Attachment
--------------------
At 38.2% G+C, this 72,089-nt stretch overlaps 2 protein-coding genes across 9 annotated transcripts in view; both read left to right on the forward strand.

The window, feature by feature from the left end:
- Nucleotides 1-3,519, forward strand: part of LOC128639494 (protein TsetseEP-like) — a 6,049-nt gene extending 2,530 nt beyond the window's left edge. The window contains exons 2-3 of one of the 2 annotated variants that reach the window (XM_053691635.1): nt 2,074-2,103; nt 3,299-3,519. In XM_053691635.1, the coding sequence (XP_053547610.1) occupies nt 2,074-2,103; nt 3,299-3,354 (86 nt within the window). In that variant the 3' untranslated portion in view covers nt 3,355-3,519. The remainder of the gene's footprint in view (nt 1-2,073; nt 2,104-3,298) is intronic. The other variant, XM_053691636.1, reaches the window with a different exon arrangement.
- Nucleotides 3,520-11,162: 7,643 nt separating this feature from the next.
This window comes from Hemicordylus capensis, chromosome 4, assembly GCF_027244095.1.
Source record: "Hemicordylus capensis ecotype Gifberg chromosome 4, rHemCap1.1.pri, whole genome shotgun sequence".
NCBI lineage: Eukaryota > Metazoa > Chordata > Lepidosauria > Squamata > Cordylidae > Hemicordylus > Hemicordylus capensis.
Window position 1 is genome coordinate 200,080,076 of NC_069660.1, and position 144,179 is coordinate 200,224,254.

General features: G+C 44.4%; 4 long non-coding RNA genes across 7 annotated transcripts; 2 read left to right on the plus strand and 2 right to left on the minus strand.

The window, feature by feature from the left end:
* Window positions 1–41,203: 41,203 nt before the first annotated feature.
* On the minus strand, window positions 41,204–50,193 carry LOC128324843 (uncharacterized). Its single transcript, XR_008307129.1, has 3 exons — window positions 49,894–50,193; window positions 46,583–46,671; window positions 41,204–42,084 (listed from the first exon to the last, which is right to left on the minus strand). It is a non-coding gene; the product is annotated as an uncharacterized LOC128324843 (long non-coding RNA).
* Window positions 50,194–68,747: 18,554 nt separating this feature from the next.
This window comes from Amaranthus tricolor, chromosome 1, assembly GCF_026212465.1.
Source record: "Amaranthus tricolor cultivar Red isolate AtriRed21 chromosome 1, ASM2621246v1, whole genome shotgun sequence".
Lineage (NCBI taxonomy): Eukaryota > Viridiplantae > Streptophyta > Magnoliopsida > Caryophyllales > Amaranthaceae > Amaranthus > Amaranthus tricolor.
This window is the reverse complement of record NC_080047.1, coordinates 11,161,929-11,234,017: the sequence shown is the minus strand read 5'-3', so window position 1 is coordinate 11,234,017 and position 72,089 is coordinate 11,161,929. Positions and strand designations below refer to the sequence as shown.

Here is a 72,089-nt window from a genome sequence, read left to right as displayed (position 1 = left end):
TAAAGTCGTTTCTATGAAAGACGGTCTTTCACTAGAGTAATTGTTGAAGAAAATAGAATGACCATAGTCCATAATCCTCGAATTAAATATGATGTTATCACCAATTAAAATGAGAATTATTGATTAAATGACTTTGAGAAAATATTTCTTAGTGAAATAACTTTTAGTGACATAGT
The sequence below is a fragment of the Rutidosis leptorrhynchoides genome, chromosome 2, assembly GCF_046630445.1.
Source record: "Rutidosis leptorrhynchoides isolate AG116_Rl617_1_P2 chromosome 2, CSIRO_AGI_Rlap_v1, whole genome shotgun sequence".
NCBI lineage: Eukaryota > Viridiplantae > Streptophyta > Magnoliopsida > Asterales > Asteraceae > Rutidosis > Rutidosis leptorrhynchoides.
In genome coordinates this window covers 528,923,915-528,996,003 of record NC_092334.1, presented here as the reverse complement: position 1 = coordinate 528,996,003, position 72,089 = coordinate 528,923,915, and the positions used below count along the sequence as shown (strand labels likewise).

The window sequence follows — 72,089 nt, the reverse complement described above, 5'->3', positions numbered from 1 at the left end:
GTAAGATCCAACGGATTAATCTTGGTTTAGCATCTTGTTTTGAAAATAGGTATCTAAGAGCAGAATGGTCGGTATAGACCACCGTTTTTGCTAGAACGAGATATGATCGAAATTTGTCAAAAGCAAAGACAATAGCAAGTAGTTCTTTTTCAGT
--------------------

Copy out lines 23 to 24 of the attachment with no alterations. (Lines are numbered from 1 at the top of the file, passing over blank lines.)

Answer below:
In genome coordinates this window covers 528,923,915-528,996,003 of record NC_092334.1, presented here as the reverse complement: position 1 = coordinate 528,996,003, position 72,089 = coordinate 528,923,915, and the positions used below count along the sequence as shown (strand labels likewise).

The window sequence follows — 72,089 nt, the reverse complement described above, 5'->3', positions numbered from 1 at the left end: